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Institutional economists have analyzed permissionless blockchains as a novel institutional building block for voluntary economic exchange and distributed governance, with their unique protocol features such as automated contract execution, high levels of network and process transparency, and uniquely distributed governance. But such institutional analysis needs to be complemented by polycentric analysis of how blockchains change. We characterize such change as resulting from internal sources and external sources. Internal sources include constitutional (protocol) design and collective-choice processes for updating protocols, which help coordinate network participants and users. External sources include competitive pressure from other cryptocurrency networks. By studying two leading networks, Bitcoin and Ethereum, we illustrate how conceptualizing blockchains as competing and constitutional polycentric enterprises clarifies their processes of change.
Property institutions should ideally provide economic actors with certainty that their local choices about investment will not be unsettled by shifting political economic equilibria. We argue that for this to occur, political autonomy, administrative and enforcement capacity, political constraints, and accessible legal institutions are each necessary. A comparison of the evolution of property rights for settlers and American Indians in the United States shows how political and legal forces shape the evolution of property institutions. American Indians, who had property institutions before Europeans arrived, could not defend their land from Europeans and later Americans due to lacking military capacity. Settlers' property rights were relatively secure because the government had sufficient autonomy and capacity to broadly define and enforce their rights, political institutions constrained the government from expropriating settlers' property, and legal institutions provided a forum for settlers to adjudicate and defend their rights in court. Native Americans, in contrast, had systematically inconsistent and often expropriative policy treatment by the government. Although tribes have technically been sovereign since the 1970s, tribal governments continue to lack sufficient political and legal autonomy and capacity to define and enforce property institutions in response to evolving local conditions.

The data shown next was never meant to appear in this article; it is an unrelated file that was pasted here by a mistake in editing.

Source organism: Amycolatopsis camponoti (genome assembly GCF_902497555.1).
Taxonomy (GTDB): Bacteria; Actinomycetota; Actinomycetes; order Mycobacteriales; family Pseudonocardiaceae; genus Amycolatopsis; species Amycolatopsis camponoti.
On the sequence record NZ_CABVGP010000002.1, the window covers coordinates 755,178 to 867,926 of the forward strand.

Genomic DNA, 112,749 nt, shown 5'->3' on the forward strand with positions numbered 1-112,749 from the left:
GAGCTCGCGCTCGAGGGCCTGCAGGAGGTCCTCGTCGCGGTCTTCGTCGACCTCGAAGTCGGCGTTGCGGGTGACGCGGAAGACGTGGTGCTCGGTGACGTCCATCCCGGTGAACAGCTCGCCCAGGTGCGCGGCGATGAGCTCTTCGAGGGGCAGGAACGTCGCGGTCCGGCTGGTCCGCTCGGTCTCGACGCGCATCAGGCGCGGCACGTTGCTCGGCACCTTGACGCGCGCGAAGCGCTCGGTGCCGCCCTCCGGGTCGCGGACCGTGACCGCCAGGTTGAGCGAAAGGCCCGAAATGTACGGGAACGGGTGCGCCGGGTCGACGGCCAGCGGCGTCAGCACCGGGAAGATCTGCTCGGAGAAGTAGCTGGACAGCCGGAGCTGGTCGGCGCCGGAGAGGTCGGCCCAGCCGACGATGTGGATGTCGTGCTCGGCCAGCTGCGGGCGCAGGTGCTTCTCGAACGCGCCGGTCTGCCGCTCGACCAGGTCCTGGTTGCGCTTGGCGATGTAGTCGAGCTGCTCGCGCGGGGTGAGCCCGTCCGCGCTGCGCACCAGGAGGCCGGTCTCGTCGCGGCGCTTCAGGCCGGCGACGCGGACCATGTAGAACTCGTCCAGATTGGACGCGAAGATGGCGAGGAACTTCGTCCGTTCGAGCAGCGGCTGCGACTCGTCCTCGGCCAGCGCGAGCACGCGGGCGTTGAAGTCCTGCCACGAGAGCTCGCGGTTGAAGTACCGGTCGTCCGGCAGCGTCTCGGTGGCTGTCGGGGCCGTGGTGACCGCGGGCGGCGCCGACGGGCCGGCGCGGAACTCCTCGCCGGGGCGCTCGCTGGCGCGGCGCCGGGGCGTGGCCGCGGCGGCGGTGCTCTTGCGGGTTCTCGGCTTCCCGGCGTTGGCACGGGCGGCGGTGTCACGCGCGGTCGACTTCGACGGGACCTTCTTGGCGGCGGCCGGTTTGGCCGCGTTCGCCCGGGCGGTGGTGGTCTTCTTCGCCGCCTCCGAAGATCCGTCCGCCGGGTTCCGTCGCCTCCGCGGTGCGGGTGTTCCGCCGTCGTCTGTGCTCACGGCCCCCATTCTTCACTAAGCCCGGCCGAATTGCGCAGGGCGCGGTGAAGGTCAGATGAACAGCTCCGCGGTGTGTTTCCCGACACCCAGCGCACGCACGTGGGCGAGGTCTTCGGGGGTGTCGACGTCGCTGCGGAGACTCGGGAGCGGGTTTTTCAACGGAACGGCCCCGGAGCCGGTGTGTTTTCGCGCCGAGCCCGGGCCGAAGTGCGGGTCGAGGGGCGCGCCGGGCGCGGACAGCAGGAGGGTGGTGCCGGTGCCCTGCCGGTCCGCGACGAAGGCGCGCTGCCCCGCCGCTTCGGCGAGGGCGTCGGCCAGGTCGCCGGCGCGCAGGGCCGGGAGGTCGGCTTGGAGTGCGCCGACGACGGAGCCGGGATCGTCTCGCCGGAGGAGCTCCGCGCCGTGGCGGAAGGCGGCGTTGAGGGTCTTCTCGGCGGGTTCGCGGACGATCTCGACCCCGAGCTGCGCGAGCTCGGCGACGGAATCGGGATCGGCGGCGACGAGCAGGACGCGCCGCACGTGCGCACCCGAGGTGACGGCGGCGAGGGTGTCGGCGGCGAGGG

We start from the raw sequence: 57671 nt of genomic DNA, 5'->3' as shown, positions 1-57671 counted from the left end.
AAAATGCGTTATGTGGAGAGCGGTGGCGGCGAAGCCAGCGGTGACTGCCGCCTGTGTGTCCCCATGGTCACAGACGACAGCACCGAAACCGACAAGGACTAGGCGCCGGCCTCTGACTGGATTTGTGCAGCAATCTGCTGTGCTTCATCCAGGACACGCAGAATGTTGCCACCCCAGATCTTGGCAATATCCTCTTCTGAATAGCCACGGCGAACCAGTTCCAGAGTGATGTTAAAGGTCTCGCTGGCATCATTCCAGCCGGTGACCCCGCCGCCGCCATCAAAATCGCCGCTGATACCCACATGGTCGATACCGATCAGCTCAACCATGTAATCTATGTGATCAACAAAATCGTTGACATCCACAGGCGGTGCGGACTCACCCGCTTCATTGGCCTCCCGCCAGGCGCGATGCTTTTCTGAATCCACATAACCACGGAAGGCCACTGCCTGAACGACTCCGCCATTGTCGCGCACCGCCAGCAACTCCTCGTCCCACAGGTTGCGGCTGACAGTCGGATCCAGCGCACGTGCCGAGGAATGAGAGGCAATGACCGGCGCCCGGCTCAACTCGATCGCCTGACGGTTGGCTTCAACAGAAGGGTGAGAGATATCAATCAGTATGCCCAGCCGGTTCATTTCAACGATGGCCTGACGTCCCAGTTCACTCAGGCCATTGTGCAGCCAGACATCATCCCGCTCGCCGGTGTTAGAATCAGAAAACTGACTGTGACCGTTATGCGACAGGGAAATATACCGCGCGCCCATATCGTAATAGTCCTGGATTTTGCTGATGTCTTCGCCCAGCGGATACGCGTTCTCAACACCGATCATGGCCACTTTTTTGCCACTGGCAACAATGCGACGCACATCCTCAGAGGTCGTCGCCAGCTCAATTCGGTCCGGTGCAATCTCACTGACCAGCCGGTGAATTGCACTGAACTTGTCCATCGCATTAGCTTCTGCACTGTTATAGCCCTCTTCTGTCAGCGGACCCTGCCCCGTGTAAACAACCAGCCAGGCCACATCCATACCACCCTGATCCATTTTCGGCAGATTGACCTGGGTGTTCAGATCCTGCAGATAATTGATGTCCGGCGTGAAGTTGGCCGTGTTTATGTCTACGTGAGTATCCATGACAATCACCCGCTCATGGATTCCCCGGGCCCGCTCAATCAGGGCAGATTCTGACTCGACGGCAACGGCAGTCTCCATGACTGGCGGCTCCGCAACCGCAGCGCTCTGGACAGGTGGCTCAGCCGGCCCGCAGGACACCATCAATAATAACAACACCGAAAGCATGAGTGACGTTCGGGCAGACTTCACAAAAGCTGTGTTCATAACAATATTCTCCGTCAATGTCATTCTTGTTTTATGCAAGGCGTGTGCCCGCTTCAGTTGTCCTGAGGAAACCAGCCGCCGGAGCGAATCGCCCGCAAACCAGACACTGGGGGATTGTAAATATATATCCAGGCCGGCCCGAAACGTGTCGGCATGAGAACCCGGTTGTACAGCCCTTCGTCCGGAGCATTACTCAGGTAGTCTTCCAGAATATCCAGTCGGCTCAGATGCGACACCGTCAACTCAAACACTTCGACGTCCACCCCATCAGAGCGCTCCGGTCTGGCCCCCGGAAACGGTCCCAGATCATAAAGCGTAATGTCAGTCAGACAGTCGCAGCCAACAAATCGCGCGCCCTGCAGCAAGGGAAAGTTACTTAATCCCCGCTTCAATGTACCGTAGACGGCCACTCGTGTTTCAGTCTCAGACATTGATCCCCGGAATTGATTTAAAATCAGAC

Ecuador’s 2008 Constitution serves as a valuable case study for understanding the implementation dynamic created by a highly transformative constitution. Implementation of such a constitution demands a good deal from the government but also affords the government considerable discretion as to how it should prioritize the realization of the new constitution’s myriad requirements. Ecuador’s experience since the enactment of the 2008 Constitution demonstrates how this weighty blend of implementation costs and discretion over priorities can result in a need for constitutional corrections, after missteps in implementation have become clear. These corrections may take the form of political action, popular protests, and ultimately, revision of the constitution itself.